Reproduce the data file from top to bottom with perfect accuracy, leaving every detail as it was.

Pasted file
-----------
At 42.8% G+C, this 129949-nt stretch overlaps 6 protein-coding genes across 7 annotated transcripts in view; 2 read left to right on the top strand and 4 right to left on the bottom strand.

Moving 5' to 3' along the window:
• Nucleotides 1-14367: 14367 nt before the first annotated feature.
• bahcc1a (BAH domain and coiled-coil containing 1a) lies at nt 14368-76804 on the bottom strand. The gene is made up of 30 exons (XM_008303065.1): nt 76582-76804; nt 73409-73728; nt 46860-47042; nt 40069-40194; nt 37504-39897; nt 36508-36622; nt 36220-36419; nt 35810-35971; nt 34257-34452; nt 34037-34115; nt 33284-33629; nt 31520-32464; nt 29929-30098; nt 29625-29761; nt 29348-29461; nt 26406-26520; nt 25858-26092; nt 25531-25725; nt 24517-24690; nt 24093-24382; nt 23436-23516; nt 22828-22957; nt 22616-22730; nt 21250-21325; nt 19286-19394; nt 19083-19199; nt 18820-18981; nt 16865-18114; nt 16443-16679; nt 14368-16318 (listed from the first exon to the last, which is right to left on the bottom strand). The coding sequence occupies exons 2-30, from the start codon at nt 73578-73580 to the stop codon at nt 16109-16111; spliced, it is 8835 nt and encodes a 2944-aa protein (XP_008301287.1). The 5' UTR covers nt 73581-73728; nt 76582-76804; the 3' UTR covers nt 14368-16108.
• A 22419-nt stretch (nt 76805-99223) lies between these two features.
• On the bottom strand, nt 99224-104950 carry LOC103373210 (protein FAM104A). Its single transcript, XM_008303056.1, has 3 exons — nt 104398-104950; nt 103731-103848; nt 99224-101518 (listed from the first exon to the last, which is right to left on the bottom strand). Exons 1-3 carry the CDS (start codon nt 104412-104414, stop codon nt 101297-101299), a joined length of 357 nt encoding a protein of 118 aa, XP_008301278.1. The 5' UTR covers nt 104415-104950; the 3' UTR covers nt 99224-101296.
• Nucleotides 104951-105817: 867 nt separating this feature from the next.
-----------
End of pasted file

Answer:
At 42.8% G+C, this 129949-nt stretch overlaps 6 protein-coding genes across 7 annotated transcripts in view; 2 read left to right on the top strand and 4 right to left on the bottom strand.

Moving 5' to 3' along the window:
• Nucleotides 1-14367: 14367 nt before the first annotated feature.
• bahcc1a (BAH domain and coiled-coil containing 1a) lies at nt 14368-76804 on the bottom strand. The gene is made up of 30 exons (XM_008303065.1): nt 76582-76804; nt 73409-73728; nt 46860-47042; nt 40069-40194; nt 37504-39897; nt 36508-36622; nt 36220-36419; nt 35810-35971; nt 34257-34452; nt 34037-34115; nt 33284-33629; nt 31520-32464; nt 29929-30098; nt 29625-29761; nt 29348-29461; nt 26406-26520; nt 25858-26092; nt 25531-25725; nt 24517-24690; nt 24093-24382; nt 23436-23516; nt 22828-22957; nt 22616-22730; nt 21250-21325; nt 19286-19394; nt 19083-19199; nt 18820-18981; nt 16865-18114; nt 16443-16679; nt 14368-16318 (listed from the first exon to the last, which is right to left on the bottom strand). The coding sequence occupies exons 2-30, from the start codon at nt 73578-73580 to the stop codon at nt 16109-16111; spliced, it is 8835 nt and encodes a 2944-aa protein (XP_008301287.1). The 5' UTR covers nt 73581-73728; nt 76582-76804; the 3' UTR covers nt 14368-16108.
• A 22419-nt stretch (nt 76805-99223) lies between these two features.
• On the bottom strand, nt 99224-104950 carry LOC103373210 (protein FAM104A). Its single transcript, XM_008303056.1, has 3 exons — nt 104398-104950; nt 103731-103848; nt 99224-101518 (listed from the first exon to the last, which is right to left on the bottom strand). Exons 1-3 carry the CDS (start codon nt 104412-104414, stop codon nt 101297-101299), a joined length of 357 nt encoding a protein of 118 aa, XP_008301278.1. The 5' UTR covers nt 104415-104950; the 3' UTR covers nt 99224-101296.
• Nucleotides 104951-105817: 867 nt separating this feature from the next.